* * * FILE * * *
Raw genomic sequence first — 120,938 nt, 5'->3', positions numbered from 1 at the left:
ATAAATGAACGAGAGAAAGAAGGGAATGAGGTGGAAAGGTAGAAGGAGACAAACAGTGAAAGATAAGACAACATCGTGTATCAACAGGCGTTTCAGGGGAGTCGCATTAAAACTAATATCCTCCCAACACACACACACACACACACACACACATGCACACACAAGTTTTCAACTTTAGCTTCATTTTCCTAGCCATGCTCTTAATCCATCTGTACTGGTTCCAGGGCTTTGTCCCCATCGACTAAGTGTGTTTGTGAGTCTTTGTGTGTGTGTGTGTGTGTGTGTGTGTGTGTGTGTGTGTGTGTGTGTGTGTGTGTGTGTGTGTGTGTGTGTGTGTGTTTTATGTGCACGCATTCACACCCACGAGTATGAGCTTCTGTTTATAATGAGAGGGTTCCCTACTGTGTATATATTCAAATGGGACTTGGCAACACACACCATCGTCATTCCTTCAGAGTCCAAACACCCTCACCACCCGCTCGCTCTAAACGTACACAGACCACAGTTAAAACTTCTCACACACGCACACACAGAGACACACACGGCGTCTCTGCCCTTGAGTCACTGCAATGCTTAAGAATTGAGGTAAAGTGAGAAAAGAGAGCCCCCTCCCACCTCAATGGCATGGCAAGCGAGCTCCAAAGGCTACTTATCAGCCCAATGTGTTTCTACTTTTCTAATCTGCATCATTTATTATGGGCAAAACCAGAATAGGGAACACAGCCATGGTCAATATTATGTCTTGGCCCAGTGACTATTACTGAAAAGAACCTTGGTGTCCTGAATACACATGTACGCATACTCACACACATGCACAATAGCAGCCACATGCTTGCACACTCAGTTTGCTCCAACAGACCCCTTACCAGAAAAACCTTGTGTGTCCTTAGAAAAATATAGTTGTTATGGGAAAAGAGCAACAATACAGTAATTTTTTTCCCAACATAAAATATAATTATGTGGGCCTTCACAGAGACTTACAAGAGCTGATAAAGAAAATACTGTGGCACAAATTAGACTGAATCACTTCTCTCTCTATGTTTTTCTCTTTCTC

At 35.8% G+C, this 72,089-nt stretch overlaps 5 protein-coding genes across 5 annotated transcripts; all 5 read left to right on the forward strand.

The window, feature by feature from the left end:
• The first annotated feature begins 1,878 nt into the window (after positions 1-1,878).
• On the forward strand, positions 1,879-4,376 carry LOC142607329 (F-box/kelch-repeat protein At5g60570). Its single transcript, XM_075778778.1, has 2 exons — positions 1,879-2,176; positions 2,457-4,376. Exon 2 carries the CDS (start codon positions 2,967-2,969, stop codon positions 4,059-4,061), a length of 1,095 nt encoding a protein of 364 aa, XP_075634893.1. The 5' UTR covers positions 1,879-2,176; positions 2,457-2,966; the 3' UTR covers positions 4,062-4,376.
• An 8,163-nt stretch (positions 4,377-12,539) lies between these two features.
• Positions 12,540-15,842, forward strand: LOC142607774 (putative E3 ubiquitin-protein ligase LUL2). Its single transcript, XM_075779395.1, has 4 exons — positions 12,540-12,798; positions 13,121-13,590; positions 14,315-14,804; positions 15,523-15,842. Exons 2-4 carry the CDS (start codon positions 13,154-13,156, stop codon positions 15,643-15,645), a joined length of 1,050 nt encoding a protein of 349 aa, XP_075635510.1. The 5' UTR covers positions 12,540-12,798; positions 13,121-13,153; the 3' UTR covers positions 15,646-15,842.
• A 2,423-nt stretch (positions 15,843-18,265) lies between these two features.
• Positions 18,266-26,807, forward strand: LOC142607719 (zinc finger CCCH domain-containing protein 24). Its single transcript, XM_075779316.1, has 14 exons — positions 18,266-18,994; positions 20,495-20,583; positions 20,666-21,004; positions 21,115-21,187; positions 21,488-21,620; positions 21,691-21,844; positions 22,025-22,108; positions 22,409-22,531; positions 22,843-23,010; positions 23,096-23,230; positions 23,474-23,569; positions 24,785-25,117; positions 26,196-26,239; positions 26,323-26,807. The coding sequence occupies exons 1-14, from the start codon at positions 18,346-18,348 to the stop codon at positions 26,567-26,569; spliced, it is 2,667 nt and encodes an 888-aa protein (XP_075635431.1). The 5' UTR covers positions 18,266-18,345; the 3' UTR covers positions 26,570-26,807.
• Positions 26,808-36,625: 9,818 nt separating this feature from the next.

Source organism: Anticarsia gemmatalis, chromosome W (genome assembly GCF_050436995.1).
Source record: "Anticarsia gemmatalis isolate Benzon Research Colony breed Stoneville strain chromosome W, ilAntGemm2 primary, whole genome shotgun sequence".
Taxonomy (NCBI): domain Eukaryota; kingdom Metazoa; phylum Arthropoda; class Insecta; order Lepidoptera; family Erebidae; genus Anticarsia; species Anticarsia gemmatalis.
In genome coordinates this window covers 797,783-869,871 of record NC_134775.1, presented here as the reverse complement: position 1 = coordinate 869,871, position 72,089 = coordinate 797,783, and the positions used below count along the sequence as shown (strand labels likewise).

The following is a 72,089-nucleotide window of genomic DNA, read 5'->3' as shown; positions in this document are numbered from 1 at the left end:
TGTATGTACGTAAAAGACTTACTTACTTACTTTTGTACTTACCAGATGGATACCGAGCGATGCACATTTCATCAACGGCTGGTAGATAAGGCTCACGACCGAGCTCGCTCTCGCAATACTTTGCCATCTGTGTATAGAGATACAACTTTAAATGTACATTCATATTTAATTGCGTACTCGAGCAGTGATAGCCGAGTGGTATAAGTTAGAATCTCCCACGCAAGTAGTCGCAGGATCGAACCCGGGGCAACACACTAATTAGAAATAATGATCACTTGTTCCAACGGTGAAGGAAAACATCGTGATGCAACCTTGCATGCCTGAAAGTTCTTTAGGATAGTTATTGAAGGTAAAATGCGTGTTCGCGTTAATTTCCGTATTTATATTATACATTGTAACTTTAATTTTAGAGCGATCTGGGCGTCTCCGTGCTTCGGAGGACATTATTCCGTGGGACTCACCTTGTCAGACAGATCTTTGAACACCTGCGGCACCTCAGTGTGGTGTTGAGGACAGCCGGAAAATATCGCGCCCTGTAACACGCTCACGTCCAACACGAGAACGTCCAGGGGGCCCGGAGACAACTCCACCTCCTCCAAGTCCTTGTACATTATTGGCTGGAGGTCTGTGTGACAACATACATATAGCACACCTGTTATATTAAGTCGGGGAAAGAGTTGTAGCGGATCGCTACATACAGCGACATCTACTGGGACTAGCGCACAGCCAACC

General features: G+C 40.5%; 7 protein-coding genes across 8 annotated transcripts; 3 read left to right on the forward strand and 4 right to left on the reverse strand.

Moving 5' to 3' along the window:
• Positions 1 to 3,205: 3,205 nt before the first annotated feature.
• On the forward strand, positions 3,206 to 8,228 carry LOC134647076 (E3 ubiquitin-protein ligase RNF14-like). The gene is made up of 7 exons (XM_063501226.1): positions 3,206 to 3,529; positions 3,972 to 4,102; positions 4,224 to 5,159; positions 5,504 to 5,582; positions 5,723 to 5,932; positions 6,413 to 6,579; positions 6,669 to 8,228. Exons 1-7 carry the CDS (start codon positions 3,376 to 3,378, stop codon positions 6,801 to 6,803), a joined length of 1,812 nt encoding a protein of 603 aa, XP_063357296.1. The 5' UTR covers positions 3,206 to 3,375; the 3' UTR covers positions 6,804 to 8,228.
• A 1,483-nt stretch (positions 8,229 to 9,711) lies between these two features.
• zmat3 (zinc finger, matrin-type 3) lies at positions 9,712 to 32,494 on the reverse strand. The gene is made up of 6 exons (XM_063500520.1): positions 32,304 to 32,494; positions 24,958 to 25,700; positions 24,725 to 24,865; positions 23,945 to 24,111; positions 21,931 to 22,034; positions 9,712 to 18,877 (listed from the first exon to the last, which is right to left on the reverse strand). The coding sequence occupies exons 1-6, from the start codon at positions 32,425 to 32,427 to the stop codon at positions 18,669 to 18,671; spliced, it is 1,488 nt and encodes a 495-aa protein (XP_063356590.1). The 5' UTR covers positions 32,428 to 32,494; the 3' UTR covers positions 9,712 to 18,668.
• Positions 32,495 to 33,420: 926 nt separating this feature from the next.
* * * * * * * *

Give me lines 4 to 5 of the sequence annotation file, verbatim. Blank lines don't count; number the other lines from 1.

The window, feature by feature from the left end:
• The first annotated feature begins 1,878 nt into the window (after positions 1-1,878).